The Daily News has an article today, Barclays Center hit with $5M suit claiming discrimination against disabled, while the New York Post headlined its article Barclays Center sued over taunting disabled employees.

While that's part of the lawsuit, more prominent are claims of racial discrimination and retaliation, with black employees claiming repeated abuse by white supervisors, preferential treatment toward Hispanic colleagues, and retaliation in response to complaints.

Two individual supervisors, for example, are charged with  referring to black employees as “black motherfucker,” “dumb black bitch,” “black monkey,” “piece of shit” and “nigger.”

Two have referred to an employee blind in one eye as “cyclops,” and “the one-eyed guy,” and an employee with a nose disorder as “the nose guy.”

There's been no official response yet though arena spokesman Barry Baum told the Daily News they, but take “allegations of this kind very seriously” and have "a zero tolerance policy for…

Behind the "empty railyards": 40 years of ATURA, Baruch's plan, and the city's diffidence

To supporters of Forest City Ratner's Atlantic Yards project, it's a long-awaited plan for long-overlooked land. "The Atlantic Yards area has been available for any developer in America for over 100 years,” declared Borough President Marty Markowitz at a 5/26/05 City Council hearing.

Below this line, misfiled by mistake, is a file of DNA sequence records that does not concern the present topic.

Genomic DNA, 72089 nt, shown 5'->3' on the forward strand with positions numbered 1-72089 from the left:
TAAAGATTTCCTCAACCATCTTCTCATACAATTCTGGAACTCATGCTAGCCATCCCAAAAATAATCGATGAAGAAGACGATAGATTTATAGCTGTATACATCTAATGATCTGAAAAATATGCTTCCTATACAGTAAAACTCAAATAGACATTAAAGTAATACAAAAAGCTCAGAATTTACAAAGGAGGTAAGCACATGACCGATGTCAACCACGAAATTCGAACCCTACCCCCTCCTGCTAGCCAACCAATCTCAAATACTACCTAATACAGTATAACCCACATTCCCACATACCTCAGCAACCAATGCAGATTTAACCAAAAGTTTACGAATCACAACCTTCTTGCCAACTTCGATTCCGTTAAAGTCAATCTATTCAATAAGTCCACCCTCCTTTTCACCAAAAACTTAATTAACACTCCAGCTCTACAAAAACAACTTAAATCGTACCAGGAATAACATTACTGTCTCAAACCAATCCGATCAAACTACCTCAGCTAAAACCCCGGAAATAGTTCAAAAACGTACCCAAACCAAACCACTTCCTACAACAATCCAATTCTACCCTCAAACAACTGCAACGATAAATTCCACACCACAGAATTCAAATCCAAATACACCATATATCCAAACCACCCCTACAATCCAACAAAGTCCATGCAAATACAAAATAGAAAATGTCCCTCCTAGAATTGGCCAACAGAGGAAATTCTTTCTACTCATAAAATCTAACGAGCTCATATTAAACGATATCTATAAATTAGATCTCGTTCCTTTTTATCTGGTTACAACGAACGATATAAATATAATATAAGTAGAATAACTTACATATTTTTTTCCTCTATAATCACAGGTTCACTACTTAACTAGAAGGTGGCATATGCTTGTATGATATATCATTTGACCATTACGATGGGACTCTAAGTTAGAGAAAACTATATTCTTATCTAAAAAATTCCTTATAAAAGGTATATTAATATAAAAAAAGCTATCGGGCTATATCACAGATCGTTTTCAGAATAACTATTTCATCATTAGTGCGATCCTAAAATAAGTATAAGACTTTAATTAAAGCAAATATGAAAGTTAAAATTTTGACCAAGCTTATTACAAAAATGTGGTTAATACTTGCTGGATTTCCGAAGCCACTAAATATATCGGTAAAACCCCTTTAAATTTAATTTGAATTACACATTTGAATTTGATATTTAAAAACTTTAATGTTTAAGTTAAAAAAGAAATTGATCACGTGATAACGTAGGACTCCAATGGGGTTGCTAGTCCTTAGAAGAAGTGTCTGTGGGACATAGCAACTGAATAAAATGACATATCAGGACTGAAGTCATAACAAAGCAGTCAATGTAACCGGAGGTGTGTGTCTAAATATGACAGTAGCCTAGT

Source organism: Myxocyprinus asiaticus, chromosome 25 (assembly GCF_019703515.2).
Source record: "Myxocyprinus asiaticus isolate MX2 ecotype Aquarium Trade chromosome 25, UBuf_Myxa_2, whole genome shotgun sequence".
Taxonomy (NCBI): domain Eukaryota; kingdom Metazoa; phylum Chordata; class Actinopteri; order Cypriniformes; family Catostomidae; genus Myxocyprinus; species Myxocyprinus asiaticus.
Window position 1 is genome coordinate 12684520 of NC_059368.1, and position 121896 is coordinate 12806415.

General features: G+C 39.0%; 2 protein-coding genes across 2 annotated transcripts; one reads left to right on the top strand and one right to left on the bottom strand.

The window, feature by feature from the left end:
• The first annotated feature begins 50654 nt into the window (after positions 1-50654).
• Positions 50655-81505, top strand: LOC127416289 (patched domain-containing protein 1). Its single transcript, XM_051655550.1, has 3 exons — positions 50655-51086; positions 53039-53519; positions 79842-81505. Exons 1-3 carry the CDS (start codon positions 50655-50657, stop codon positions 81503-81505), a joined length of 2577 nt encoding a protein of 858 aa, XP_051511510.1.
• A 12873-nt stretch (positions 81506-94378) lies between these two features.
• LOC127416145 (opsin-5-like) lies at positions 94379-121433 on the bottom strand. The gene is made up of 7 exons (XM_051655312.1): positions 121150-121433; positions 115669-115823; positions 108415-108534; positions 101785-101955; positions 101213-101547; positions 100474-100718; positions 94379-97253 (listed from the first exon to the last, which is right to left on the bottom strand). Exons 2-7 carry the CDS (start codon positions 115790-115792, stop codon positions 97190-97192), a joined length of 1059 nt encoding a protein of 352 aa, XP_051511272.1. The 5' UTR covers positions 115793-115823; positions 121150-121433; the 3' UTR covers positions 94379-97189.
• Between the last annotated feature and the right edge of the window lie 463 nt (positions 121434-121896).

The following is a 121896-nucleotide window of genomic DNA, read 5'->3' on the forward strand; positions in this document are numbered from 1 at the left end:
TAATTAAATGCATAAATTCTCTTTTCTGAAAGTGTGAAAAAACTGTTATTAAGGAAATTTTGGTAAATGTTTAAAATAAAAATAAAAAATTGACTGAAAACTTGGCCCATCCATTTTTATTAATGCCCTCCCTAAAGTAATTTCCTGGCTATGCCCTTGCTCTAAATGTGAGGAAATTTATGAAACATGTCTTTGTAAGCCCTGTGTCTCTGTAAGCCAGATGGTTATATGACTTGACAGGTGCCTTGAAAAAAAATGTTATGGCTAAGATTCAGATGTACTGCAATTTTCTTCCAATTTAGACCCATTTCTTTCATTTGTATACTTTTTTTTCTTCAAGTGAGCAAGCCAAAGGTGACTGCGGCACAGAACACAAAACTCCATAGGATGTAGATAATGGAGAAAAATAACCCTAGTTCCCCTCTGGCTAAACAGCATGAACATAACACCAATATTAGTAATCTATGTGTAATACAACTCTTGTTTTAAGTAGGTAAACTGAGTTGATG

Charles Gargano, chairman of the Empire State Development Corporation, mused on 11/15/05 to WNYC's Brian Lehrer, “Isn’t it interesting that these railyards have sat for decades and decades and decades, and no one has done a thing about them.” Forest City Ratner spokesman Joe DePlasco, in a 12/19/04 New York Times article ("In a War of Words, One Has the Power to Wound") described the railyards as "an empty scar dividing the community."

But why exactly has the Metropolitan Transportation Authority’s Vanderbilt Yard never been developed? Do public officials have some responsibility?

At a hearing yesterday of the Brooklyn Borough Board Atlantic Yards Committee, Kate Suisma…

No, security guards can't ban photos. Questions remain about visibility of ID/sticker system.

The bi-monthly Atlantic Yards/Pacific Park Community Update meeting June 14, held at 55 Hanson Place, addressed multiple issues, including delays in the project, a new detente with project neighbors,concerns about traffic congestion, upcoming sewer work and demolitions, and an explanation of how high winds caused debris to fly off the under-construction 38 Sixth Avenue building. I'll have more coverage.
Security issues came up several times at the meeting.
Wayne Bailey, a resident who regularly takes photos and videos (that I often use) of construction/operations issues that impact residents, asked representatives of Tishman Construction if the security guard at the sites they're building works for them.
After Tishman Senior VP Eric Reid said yes, Bailey asked why a guard told him not to shoot video of the site, even though he was on a public street.

"I will address it with principals for that security firm," Reid said.
Forest City Ratner executive Ashley Cotton, the …

Atlantic Yards/Pacific Park graphic: what's built/what might be coming + FAQ (post-dated pinned post)

This graphic, posted in February 2018, is post-dated to stay at the top of the blog. It will be updated as announced configurations change and buildings launch. Note the unbuilt B1 and the proposed--but not yet approved--shift in bulk to the unbuilt Site 5.

The August 2014 tentative configurations proposed by developer Greenland Forest City Partners will change. The project is already well behind that tentative timetable.